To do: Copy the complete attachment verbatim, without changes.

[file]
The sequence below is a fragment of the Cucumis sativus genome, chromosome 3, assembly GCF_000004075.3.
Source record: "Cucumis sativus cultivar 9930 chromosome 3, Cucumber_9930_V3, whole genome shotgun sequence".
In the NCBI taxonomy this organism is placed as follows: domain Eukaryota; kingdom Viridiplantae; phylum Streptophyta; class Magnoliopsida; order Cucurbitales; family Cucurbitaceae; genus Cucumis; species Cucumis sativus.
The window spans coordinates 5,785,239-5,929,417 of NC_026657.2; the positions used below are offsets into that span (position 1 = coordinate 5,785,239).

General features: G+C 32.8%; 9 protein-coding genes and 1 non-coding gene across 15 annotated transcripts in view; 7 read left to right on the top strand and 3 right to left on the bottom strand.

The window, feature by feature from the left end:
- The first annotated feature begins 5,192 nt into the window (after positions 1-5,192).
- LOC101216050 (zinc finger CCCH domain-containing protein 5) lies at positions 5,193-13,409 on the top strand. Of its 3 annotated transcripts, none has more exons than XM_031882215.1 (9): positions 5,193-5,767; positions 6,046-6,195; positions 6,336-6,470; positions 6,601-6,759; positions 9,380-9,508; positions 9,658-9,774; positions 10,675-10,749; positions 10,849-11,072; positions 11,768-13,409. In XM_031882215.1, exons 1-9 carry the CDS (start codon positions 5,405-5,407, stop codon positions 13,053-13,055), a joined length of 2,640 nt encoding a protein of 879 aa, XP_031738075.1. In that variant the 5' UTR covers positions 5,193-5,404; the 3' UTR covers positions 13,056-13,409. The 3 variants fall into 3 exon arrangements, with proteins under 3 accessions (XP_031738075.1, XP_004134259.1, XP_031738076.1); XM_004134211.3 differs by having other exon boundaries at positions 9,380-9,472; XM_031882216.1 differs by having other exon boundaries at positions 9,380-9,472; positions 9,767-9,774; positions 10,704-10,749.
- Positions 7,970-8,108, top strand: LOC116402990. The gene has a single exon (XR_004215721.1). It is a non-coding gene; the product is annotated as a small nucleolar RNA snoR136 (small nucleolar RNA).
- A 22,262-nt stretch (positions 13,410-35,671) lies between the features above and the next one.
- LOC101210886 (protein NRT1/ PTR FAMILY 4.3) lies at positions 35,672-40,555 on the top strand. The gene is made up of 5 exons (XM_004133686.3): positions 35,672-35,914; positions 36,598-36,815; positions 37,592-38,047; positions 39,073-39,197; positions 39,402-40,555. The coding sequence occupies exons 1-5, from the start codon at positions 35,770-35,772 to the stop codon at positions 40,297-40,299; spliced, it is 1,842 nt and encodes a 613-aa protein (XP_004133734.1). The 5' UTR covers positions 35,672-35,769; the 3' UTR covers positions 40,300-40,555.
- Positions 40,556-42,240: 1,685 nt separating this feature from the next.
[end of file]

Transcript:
The sequence below is a fragment of the Cucumis sativus genome, chromosome 3, assembly GCF_000004075.3.
Source record: "Cucumis sativus cultivar 9930 chromosome 3, Cucumber_9930_V3, whole genome shotgun sequence".
In the NCBI taxonomy this organism is placed as follows: domain Eukaryota; kingdom Viridiplantae; phylum Streptophyta; class Magnoliopsida; order Cucurbitales; family Cucurbitaceae; genus Cucumis; species Cucumis sativus.
The window spans coordinates 5,785,239-5,929,417 of NC_026657.2; the positions used below are offsets into that span (position 1 = coordinate 5,785,239).

General features: G+C 32.8%; 9 protein-coding genes and 1 non-coding gene across 15 annotated transcripts in view; 7 read left to right on the top strand and 3 right to left on the bottom strand.

The window, feature by feature from the left end:
- The first annotated feature begins 5,192 nt into the window (after positions 1-5,192).
- LOC101216050 (zinc finger CCCH domain-containing protein 5) lies at positions 5,193-13,409 on the top strand. Of its 3 annotated transcripts, none has more exons than XM_031882215.1 (9): positions 5,193-5,767; positions 6,046-6,195; positions 6,336-6,470; positions 6,601-6,759; positions 9,380-9,508; positions 9,658-9,774; positions 10,675-10,749; positions 10,849-11,072; positions 11,768-13,409. In XM_031882215.1, exons 1-9 carry the CDS (start codon positions 5,405-5,407, stop codon positions 13,053-13,055), a joined length of 2,640 nt encoding a protein of 879 aa, XP_031738075.1. In that variant the 5' UTR covers positions 5,193-5,404; the 3' UTR covers positions 13,056-13,409. The 3 variants fall into 3 exon arrangements, with proteins under 3 accessions (XP_031738075.1, XP_004134259.1, XP_031738076.1); XM_004134211.3 differs by having other exon boundaries at positions 9,380-9,472; XM_031882216.1 differs by having other exon boundaries at positions 9,380-9,472; positions 9,767-9,774; positions 10,704-10,749.
- Positions 7,970-8,108, top strand: LOC116402990. The gene has a single exon (XR_004215721.1). It is a non-coding gene; the product is annotated as a small nucleolar RNA snoR136 (small nucleolar RNA).
- A 22,262-nt stretch (positions 13,410-35,671) lies between the features above and the next one.
- LOC101210886 (protein NRT1/ PTR FAMILY 4.3) lies at positions 35,672-40,555 on the top strand. The gene is made up of 5 exons (XM_004133686.3): positions 35,672-35,914; positions 36,598-36,815; positions 37,592-38,047; positions 39,073-39,197; positions 39,402-40,555. The coding sequence occupies exons 1-5, from the start codon at positions 35,770-35,772 to the stop codon at positions 40,297-40,299; spliced, it is 1,842 nt and encodes a 613-aa protein (XP_004133734.1). The 5' UTR covers positions 35,672-35,769; the 3' UTR covers positions 40,300-40,555.
- Positions 40,556-42,240: 1,685 nt separating this feature from the next.